Briefs were also submitted by the group of plaintiffs led by the American Library Association, and dozens of individuals and organizations who signed on to the eleven friend-of-the-court ("amicus") briefs filed in opposition to the CDA.

The ACLU/EPIC brief, as well as links to several of the other submissions, are available at:

[4] Crypto Legislation Introduced

Several bills have been introduced in Congress to liberalize export control laws, protect the legal right to use all forms of encryption,
and to prevent the imposition of mandatory key escrow encryption. The proposals would effectively end the attempt by the White House to force the adoption of cryptographic techniques designed for third party access.

On February 27, Senator Conrad Burns reintroduced the Pro-CODE legislation to promote commerce and privacy on the Internet. Senator Burns said that "support has been building in Congress every year and will soon reach a critical mass as it becomes apparant that the administration policy could devastate our high-tech sector and a vital Internet." The bill has gained the support of twenty Senators.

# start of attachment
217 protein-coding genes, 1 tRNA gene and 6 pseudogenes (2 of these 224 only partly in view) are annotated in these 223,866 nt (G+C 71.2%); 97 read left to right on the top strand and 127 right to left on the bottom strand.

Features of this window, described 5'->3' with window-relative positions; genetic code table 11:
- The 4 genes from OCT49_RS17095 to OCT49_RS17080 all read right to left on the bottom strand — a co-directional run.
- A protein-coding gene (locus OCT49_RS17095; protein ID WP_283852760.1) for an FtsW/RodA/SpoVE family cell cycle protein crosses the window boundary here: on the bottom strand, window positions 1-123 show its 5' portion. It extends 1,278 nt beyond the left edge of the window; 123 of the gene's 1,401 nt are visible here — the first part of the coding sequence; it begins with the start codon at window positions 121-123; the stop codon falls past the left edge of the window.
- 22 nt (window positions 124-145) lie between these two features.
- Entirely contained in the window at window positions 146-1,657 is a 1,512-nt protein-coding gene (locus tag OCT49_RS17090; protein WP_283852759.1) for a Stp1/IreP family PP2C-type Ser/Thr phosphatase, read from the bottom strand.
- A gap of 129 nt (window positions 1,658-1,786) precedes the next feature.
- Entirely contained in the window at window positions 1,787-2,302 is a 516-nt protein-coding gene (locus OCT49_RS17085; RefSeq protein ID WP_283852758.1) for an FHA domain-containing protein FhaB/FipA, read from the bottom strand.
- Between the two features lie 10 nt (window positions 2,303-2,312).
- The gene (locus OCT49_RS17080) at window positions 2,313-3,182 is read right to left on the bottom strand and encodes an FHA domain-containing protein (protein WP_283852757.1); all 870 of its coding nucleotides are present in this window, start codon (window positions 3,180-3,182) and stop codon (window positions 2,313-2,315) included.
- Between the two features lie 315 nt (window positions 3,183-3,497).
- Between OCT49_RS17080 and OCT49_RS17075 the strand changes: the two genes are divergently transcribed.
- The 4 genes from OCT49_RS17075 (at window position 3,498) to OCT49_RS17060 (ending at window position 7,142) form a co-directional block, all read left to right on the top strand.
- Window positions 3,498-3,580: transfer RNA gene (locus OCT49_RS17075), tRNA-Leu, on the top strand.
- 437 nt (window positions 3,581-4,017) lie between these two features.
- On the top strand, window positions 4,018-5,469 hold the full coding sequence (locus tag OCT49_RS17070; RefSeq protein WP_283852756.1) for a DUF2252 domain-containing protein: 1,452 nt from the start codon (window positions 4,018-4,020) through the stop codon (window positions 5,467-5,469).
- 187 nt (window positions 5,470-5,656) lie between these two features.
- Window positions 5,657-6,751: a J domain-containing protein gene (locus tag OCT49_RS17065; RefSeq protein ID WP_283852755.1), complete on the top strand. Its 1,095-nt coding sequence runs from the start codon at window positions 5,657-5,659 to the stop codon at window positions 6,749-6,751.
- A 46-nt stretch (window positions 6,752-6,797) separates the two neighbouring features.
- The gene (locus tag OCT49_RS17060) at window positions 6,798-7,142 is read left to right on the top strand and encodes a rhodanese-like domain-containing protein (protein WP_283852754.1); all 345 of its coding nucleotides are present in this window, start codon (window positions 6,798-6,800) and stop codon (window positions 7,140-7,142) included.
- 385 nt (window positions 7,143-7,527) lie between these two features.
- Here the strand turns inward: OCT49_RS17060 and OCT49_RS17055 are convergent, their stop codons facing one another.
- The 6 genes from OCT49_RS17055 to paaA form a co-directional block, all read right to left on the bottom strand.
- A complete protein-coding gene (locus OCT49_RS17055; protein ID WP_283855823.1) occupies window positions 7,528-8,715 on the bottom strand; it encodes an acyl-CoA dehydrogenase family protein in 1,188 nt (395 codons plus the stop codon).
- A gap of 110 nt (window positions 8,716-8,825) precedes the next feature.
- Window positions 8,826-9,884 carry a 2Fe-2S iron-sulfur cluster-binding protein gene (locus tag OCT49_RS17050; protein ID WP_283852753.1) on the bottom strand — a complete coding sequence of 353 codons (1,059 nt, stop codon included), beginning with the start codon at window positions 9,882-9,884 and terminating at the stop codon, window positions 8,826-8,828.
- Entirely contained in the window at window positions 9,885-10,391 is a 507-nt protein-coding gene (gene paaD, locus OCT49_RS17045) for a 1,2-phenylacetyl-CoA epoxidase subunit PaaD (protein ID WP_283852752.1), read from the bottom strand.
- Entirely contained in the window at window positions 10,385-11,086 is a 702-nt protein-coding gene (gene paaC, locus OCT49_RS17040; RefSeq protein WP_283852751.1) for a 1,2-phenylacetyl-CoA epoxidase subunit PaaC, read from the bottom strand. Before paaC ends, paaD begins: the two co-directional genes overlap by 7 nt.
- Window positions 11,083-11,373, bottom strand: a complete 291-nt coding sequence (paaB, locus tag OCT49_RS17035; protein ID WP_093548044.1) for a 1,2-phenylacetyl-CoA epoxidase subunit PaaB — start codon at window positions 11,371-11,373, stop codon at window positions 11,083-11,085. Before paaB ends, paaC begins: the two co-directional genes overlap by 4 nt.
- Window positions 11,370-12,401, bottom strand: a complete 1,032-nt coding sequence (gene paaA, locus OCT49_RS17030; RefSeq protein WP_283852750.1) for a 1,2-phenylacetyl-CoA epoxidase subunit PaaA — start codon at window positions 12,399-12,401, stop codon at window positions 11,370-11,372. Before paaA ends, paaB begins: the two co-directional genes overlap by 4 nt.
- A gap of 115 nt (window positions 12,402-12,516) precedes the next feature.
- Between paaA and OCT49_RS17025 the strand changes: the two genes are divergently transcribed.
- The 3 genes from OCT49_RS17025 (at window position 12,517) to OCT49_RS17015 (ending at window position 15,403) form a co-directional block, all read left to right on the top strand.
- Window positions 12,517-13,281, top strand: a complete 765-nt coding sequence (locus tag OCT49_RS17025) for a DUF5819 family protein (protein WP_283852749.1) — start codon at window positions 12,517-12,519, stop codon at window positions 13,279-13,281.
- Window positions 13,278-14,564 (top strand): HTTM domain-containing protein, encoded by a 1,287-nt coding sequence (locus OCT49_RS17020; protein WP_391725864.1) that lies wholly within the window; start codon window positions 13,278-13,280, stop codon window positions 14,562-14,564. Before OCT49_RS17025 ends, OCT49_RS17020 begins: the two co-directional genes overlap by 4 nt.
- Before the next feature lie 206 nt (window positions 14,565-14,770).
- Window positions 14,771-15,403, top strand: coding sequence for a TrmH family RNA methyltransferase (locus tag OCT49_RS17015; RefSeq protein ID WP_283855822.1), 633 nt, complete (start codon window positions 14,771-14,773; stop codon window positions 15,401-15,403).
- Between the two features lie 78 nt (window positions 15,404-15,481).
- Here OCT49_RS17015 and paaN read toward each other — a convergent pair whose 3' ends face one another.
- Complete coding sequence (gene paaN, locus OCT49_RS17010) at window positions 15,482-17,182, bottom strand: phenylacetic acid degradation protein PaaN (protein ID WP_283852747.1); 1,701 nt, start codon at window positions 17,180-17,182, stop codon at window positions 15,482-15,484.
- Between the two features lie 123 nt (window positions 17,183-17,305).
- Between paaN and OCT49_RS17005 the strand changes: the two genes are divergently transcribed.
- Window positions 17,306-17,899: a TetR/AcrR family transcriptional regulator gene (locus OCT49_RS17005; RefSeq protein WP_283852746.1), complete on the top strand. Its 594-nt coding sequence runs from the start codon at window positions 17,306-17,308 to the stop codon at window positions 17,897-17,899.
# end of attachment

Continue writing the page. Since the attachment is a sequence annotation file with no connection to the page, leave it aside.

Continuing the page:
However, one new provision in the bill would create a secret Information Security Board that would give law enforcement agencies special access to the development of new plans for privacy enhancing technologies. EPIC has said that such a board should operate subject to the Federal Advisory Committee Act, which requires that government business be conducted in the open. EPIC also recommended that the board be composed of a wide range of organizations, including users groups,
technical experts, and consumer advocates. At the same time that Senator Burns introduced Pro-CODE, Senator Patrick Leahy (D-VT)